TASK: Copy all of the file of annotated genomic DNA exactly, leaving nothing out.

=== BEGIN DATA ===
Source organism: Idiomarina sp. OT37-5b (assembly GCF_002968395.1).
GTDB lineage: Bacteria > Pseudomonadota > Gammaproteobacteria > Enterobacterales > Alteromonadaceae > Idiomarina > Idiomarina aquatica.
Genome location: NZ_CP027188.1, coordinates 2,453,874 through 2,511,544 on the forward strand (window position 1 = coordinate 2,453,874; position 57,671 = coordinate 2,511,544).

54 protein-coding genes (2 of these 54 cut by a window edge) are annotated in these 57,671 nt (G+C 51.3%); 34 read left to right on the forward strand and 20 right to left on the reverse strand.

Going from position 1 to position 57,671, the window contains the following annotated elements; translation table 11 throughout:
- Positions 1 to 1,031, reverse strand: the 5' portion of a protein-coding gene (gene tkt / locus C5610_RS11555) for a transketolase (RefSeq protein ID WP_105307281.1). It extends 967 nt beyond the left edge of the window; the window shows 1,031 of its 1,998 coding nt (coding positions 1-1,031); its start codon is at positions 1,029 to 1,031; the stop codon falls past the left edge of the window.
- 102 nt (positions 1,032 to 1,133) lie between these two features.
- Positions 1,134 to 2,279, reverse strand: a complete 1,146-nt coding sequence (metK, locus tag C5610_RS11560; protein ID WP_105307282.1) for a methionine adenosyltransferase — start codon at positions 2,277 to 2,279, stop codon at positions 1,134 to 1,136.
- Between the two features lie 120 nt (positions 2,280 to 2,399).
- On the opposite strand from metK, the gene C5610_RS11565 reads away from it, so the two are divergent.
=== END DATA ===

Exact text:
Source organism: Idiomarina sp. OT37-5b (assembly GCF_002968395.1).
GTDB lineage: Bacteria > Pseudomonadota > Gammaproteobacteria > Enterobacterales > Alteromonadaceae > Idiomarina > Idiomarina aquatica.
Genome location: NZ_CP027188.1, coordinates 2,453,874 through 2,511,544 on the forward strand (window position 1 = coordinate 2,453,874; position 57,671 = coordinate 2,511,544).

54 protein-coding genes (2 of these 54 cut by a window edge) are annotated in these 57,671 nt (G+C 51.3%); 34 read left to right on the forward strand and 20 right to left on the reverse strand.

Going from position 1 to position 57,671, the window contains the following annotated elements; translation table 11 throughout:
- Positions 1 to 1,031, reverse strand: the 5' portion of a protein-coding gene (gene tkt / locus C5610_RS11555) for a transketolase (RefSeq protein ID WP_105307281.1). It extends 967 nt beyond the left edge of the window; the window shows 1,031 of its 1,998 coding nt (coding positions 1-1,031); its start codon is at positions 1,029 to 1,031; the stop codon falls past the left edge of the window.
- 102 nt (positions 1,032 to 1,133) lie between these two features.
- Positions 1,134 to 2,279, reverse strand: a complete 1,146-nt coding sequence (metK, locus tag C5610_RS11560; protein ID WP_105307282.1) for a methionine adenosyltransferase — start codon at positions 2,277 to 2,279, stop codon at positions 1,134 to 1,136.
- Between the two features lie 120 nt (positions 2,280 to 2,399).
- On the opposite strand from metK, the gene C5610_RS11565 reads away from it, so the two are divergent.